It had taken Walters nearly 45 minutes to play the hole, though, and he knew he could never play a full round that slowly. But Ternyei had an idea. The next morning, he showed it to Walters. He had removed the passenger seat from a golf cart and replaced it with a frame with a platform on top. He then had taken a barstool, cut its legs off and bolted the seat to the platform. After a few more modifications, Walters had the equipment he needed to forge a career.
THREEE GOLF COURSES had held fundraisers for Walters, and he wanted to thank them. “I figured it would be nice of me to go back a year later, to show them I was actually playing golf,” he says. For the first two shows, he simply hit balls and delivered his “never give up” message.
By the third show, he wanted to do something different. As a kid, he had seen the great trick-shot artist, Paul Hahn Sr. He asked his father, Arthur “Bucky” Walters, to make him a 3-foot-tall tee.
He did his usual exhibition of hitting balls, “except at the end, I said ‘I’ve been practicing this shot – I want to see if you guys like it.'” The crowd loved it.
“I never thought I could really make a career out of this. I was just trying to cope with what I thought to be a hopeless situation. As rotten as I felt everyplace else, I felt good when I was at the golf course. For me, it was good therapy. Good mental therapy, good physical therapy.”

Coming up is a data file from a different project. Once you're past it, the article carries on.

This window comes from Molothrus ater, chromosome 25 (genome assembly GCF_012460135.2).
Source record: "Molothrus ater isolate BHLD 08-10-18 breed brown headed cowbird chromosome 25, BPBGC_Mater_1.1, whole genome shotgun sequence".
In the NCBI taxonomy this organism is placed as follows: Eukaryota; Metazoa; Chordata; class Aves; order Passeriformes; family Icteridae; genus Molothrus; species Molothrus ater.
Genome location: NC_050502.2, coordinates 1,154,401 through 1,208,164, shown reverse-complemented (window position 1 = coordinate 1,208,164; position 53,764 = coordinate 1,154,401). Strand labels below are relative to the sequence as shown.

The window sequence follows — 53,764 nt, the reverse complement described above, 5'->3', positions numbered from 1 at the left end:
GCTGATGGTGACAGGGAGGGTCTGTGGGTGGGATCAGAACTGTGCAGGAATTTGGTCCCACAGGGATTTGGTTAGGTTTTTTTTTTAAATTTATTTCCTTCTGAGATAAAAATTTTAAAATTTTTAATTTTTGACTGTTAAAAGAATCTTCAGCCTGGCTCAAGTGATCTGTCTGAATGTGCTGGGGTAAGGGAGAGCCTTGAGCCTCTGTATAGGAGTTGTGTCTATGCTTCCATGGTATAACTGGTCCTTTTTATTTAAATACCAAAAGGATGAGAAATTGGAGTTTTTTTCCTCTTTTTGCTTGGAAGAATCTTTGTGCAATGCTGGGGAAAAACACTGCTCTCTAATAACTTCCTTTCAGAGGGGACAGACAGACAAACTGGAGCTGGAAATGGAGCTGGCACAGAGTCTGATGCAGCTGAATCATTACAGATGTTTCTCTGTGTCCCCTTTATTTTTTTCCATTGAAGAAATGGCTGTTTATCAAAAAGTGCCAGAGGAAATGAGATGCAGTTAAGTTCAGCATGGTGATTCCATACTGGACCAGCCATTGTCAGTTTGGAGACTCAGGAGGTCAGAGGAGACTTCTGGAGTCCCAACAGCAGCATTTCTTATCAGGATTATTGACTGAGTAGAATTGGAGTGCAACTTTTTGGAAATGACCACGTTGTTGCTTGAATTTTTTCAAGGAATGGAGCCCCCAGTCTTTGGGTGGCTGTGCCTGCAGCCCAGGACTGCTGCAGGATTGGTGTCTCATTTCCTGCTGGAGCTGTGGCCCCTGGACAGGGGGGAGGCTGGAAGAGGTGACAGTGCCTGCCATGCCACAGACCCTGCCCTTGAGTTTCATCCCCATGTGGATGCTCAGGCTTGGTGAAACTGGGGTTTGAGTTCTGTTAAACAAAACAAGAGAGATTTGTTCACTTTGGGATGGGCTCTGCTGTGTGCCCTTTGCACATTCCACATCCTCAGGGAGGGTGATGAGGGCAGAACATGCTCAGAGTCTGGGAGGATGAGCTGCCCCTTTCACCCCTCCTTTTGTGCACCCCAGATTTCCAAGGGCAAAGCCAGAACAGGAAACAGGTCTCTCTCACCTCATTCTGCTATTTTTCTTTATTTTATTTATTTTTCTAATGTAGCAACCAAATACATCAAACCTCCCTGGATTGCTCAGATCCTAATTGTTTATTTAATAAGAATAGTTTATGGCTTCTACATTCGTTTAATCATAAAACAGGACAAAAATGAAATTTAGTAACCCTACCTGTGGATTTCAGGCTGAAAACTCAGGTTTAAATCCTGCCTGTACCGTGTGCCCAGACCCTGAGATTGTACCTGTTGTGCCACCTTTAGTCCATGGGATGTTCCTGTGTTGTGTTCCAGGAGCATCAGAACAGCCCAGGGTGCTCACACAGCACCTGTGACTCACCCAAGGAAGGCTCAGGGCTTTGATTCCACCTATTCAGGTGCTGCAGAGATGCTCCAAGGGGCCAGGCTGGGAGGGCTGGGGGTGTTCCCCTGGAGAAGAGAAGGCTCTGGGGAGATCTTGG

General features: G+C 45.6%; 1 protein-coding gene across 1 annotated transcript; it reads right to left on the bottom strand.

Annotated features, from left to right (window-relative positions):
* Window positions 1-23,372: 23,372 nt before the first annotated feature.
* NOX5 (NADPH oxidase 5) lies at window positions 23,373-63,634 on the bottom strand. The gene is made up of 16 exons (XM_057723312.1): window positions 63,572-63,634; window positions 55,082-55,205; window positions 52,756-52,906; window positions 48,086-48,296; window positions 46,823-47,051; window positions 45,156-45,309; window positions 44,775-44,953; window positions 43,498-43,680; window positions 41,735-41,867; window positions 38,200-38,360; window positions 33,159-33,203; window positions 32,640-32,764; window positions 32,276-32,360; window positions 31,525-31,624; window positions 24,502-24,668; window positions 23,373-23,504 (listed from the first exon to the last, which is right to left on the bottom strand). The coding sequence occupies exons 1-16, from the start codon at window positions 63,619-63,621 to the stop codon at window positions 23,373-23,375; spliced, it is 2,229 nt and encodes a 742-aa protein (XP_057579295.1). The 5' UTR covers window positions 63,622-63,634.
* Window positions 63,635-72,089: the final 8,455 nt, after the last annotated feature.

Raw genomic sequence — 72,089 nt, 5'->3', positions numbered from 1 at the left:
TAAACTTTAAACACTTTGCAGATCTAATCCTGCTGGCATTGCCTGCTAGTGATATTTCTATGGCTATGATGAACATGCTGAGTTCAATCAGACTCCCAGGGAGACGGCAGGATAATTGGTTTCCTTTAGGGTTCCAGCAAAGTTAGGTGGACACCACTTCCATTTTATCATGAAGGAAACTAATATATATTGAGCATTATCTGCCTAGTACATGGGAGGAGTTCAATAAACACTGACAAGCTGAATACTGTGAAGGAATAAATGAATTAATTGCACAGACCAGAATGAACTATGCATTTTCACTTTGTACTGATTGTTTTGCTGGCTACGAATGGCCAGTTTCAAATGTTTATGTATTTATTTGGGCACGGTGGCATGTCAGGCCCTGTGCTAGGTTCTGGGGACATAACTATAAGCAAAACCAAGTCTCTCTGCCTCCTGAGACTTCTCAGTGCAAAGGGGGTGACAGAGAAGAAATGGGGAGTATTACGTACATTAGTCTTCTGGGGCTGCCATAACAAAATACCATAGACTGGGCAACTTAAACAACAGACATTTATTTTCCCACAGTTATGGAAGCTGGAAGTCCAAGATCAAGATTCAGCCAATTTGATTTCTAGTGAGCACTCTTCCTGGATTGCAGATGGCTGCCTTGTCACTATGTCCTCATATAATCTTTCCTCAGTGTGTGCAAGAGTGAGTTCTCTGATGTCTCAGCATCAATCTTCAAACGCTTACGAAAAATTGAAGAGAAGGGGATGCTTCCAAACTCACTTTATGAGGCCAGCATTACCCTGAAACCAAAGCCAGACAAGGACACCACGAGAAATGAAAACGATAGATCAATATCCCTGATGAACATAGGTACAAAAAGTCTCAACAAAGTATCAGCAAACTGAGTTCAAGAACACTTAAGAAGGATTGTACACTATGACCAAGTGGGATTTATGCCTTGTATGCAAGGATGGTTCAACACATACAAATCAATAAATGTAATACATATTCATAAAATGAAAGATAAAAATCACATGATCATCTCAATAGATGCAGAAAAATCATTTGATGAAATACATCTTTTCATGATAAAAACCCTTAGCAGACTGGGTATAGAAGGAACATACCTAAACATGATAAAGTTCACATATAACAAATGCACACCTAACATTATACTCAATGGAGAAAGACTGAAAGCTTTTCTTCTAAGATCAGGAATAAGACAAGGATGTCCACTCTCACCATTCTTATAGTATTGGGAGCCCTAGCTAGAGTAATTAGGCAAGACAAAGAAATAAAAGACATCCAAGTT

His sights now set on a trick-shot career, Walters studied the techniques of previous artists and began building his own repertoire. A friend, Gary Wiren, arranged for him to do a show in conjunction with the annual PGA Merchandise Show.
“It was at Disney World, right behind the Contemporary Hotel,” Walters says. “I was hitting balls in the lake with Bob Toski and Jim Flick, and Toski and I were having contests, like who could skip the ball the most.
“That was really the first show I did.”
Walters’ father tried to drum up business by calling golf courses, but nothing really happened until he wrote a letter to Jack Nicklaus. At the time, Nicklaus owned the MacGregor Golf Company. MacGregor signed Walters to a contract, “and the best part about it was they sent me everywhere. I went to junior golf charity tournaments, corporate outings, stuff like that. The more I did, the more people I came across, the more shows I got. I got more sponsors. So that was my real big break.”